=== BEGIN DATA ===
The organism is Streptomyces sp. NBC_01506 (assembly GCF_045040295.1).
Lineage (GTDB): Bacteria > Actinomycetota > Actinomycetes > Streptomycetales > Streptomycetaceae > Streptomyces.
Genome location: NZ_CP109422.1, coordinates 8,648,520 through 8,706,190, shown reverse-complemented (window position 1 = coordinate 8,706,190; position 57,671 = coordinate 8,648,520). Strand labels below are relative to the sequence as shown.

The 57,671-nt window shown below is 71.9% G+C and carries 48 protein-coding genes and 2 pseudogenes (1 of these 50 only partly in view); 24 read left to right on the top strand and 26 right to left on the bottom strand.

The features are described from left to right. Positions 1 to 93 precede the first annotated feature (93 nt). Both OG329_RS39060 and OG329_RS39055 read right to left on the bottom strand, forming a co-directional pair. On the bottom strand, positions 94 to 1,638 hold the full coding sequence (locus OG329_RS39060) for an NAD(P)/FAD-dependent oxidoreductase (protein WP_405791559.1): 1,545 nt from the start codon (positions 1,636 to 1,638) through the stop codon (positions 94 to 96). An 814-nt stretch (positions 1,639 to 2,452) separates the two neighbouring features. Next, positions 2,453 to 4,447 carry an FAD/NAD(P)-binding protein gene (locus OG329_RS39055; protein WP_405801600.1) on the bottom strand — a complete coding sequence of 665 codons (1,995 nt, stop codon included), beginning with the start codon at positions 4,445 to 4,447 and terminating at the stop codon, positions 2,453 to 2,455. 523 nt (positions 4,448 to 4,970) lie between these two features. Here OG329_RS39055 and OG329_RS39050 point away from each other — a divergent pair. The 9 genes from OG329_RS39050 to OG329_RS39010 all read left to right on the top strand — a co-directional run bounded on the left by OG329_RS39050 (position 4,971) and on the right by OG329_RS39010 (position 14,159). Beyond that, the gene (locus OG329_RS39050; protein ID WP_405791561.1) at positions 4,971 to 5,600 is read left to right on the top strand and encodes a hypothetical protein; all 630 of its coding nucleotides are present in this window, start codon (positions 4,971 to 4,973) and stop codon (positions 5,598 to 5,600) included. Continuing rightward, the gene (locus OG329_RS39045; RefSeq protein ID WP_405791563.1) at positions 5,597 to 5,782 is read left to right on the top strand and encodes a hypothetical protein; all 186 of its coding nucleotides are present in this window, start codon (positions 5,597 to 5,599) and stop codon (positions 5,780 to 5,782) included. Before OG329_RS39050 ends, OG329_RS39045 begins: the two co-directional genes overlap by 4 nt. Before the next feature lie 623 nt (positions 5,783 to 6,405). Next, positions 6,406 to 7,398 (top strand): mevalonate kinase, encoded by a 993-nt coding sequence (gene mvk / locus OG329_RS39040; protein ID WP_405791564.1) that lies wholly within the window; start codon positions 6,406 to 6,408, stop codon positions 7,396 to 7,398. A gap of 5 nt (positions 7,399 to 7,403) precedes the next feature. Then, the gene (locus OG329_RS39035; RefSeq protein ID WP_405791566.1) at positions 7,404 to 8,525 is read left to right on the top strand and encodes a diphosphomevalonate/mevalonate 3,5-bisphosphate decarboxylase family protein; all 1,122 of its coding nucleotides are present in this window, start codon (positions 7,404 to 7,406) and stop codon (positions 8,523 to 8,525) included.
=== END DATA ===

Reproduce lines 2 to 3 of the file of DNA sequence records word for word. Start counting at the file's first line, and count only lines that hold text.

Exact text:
Lineage (GTDB): Bacteria > Actinomycetota > Actinomycetes > Streptomycetales > Streptomycetaceae > Streptomyces.
Genome location: NZ_CP109422.1, coordinates 8,648,520 through 8,706,190, shown reverse-complemented (window position 1 = coordinate 8,706,190; position 57,671 = coordinate 8,648,520). Strand labels below are relative to the sequence as shown.